It’s that time of year again. The Baileys Women’s Prize for Fiction judges are putting the finishing touches to their longlist, due to be announced shortly. Only novels written by women in English published between April 1st 2014 and March 31st 2015 qualify for the award. It’s the one prize I pay attention to these days so I’ve been thinking about what I’d like to see listed. What follows is entirely subjective, wishes rather than predictions. A few of the titles are a bit out of the way but I’d like to think a sprinkling of them will appear. I’ve followed the same format as last year with thanks to Jackie at Farm Lane Books for coming up with such a simple but striking presentation. I’ve restricted myself to novels that I’ve read and there’s a link to a full review on this blog should you want to know more. So, in alphabetical order here’s my wish list for the 2015 Baileys Prize:
I’m sure there will be omissions and inclusions that some of you feel passionately about. I’ve heard good things about Jill Alexander Essbaum’s Hausfrau, for instance, which is working its way up to the top of my pile. Do let me know what you think.
One of my books of 2014 is out in paperback in February – cue fanfare of trumpets – that gorgeous American small town gem, Shotgun Lovesongs. I’ve raved about this book so often on this blog that you could be forgiven for thinking that Mr Butler is my long lost brother but it’s sublime, and that’s not a word I use often. Preferred the original jacket, though.
Keeping with the American theme, the first instalment of Jane Smiley’s The Last Hundred Years Trilogy, Some Luck, is being published promptly in paperback in February – the hardback edition only appeared in the UK last November. The trilogy tells the story of an American century reflected and refracted through one family – the Langdons – beginning in 1920. Each chapter of this first instalment follows a year in their lives ending in 1953. The second instalment is due this May and I’m looking forward to it very much, particularly after Some Luck’s ending which left a large question mark over the family’s future.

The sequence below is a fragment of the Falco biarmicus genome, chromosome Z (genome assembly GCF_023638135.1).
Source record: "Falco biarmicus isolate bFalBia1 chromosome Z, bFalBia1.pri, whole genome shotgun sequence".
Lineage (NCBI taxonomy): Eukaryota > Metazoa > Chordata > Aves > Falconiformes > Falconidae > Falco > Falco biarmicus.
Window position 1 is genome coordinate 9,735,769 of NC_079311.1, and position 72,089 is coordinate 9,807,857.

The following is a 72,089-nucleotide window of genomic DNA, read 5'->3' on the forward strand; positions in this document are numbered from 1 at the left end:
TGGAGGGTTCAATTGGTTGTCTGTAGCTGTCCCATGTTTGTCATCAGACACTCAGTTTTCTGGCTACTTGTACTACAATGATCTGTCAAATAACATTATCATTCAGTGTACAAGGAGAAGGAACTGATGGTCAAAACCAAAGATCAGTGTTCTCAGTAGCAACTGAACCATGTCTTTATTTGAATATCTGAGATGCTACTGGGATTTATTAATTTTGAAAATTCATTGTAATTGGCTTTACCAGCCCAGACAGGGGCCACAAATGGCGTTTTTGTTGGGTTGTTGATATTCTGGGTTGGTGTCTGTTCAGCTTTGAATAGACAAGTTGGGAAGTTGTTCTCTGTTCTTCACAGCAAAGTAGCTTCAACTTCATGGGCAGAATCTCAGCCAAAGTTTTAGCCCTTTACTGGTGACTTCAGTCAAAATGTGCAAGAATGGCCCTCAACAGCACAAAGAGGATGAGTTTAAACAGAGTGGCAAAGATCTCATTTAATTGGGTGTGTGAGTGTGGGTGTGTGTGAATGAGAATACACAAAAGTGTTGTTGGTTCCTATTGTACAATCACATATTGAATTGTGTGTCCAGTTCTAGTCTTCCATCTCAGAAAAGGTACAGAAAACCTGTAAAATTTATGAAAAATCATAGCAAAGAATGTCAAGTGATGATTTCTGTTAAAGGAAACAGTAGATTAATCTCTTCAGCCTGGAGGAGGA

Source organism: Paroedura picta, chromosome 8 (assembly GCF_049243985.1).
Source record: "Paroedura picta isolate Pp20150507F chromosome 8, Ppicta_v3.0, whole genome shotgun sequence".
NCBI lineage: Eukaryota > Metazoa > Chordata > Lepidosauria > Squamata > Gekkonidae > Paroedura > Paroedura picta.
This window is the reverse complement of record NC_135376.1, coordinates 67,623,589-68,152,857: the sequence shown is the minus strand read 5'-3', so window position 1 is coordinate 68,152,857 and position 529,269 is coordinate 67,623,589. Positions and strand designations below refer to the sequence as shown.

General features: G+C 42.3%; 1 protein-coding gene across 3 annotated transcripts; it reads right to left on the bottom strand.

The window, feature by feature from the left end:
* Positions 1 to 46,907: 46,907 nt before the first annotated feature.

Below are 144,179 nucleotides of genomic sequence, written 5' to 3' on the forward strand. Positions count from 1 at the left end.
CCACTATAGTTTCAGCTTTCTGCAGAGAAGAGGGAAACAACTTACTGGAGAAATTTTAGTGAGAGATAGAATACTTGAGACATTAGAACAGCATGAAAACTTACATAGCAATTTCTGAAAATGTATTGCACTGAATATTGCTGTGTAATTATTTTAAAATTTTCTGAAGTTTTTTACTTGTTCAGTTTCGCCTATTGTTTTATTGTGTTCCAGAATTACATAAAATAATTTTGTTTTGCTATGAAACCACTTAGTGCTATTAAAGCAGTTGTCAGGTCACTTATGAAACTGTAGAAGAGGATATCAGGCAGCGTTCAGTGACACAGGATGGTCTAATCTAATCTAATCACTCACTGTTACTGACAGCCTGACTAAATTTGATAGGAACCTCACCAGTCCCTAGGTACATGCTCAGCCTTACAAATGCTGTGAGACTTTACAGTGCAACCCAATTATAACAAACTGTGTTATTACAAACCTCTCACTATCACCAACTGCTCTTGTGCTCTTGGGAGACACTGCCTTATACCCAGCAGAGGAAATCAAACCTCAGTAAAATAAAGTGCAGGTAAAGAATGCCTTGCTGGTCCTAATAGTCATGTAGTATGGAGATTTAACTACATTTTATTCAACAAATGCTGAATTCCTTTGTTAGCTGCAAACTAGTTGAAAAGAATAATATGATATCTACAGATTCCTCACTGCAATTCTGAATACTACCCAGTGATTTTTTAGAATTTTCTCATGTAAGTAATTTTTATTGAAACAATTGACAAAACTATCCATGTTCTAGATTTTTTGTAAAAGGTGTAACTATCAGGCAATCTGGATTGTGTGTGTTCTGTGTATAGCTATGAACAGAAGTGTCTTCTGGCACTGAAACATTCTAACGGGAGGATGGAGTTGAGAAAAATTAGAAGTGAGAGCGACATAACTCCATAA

Johanna Lane’s impressive first novel Black Lake is written in that pared back, elegant style which seems to be the mark of so much Irish writing. The past throws a dark shadow in Lane’s novel, the story of a family no longer able to maintain their nineteenth century Donegal estate, which reminded me a little of William Trevor’s The Story of Lucy Gault. Praise indeed!
Sebastian Barry is another Irish writer who excels in spare, beautiful prose. His latest novel, The Temporary Gentleman, is about Jack McNulty, an Irishman whose Second World War commission with the British Army has never been made permanent, who tells his story from his lodgings in Accra in 1957. I’ve yet to read a Barry I haven’t admired.
Ellen Feldman’s Scottboro, her re-imagining of an infamous miscarriage of justice in 1930s Alabama, made quite an impression on me so I’m looking forward to The Unwitting, set against the backdrop of the Cold War, which explores the betrayal and the aftermath of the Kennedy assassination through Nell Benjamin whose world is shattered by a phone call. I see the publishers have kept the original cover which sports what seems to be one of the most popular jacket motifs of the last couple of years: a woman in a red dress walking away from the camera. Is it just me, or has anyone else noticed this?